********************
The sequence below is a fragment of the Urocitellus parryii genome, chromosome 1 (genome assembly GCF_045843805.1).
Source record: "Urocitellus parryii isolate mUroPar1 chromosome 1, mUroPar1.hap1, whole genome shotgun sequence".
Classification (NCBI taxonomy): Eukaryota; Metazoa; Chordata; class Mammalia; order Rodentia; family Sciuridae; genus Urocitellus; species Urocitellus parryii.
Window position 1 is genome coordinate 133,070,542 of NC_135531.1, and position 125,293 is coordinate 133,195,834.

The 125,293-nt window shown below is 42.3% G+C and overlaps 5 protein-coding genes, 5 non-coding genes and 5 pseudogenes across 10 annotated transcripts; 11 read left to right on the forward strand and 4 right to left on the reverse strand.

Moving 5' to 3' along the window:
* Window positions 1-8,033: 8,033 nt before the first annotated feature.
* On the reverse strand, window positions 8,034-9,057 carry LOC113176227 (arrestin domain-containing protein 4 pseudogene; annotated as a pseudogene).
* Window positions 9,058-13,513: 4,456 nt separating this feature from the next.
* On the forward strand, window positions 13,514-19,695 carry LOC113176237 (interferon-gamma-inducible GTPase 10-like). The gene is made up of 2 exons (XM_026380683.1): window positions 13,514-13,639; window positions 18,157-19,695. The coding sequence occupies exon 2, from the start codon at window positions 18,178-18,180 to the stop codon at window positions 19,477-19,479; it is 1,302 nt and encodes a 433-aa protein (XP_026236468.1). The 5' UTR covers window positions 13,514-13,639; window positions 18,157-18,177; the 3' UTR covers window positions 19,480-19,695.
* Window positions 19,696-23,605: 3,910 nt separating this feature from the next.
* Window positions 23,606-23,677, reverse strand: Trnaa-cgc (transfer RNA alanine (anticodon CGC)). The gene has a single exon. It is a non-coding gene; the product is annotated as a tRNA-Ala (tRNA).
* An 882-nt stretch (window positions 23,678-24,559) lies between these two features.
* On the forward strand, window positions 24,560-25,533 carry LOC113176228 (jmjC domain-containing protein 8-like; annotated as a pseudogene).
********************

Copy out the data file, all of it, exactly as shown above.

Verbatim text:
The sequence below is a fragment of the Urocitellus parryii genome, chromosome 1 (genome assembly GCF_045843805.1).
Source record: "Urocitellus parryii isolate mUroPar1 chromosome 1, mUroPar1.hap1, whole genome shotgun sequence".
Classification (NCBI taxonomy): Eukaryota; Metazoa; Chordata; class Mammalia; order Rodentia; family Sciuridae; genus Urocitellus; species Urocitellus parryii.
Window position 1 is genome coordinate 133,070,542 of NC_135531.1, and position 125,293 is coordinate 133,195,834.

The 125,293-nt window shown below is 42.3% G+C and overlaps 5 protein-coding genes, 5 non-coding genes and 5 pseudogenes across 10 annotated transcripts; 11 read left to right on the forward strand and 4 right to left on the reverse strand.

Moving 5' to 3' along the window:
* Window positions 1-8,033: 8,033 nt before the first annotated feature.
* On the reverse strand, window positions 8,034-9,057 carry LOC113176227 (arrestin domain-containing protein 4 pseudogene; annotated as a pseudogene).
* Window positions 9,058-13,513: 4,456 nt separating this feature from the next.
* On the forward strand, window positions 13,514-19,695 carry LOC113176237 (interferon-gamma-inducible GTPase 10-like). The gene is made up of 2 exons (XM_026380683.1): window positions 13,514-13,639; window positions 18,157-19,695. The coding sequence occupies exon 2, from the start codon at window positions 18,178-18,180 to the stop codon at window positions 19,477-19,479; it is 1,302 nt and encodes a 433-aa protein (XP_026236468.1). The 5' UTR covers window positions 13,514-13,639; window positions 18,157-18,177; the 3' UTR covers window positions 19,480-19,695.
* Window positions 19,696-23,605: 3,910 nt separating this feature from the next.
* Window positions 23,606-23,677, reverse strand: Trnaa-cgc (transfer RNA alanine (anticodon CGC)). The gene has a single exon. It is a non-coding gene; the product is annotated as a tRNA-Ala (tRNA).
* An 882-nt stretch (window positions 23,678-24,559) lies between these two features.
* On the forward strand, window positions 24,560-25,533 carry LOC113176228 (jmjC domain-containing protein 8-like; annotated as a pseudogene).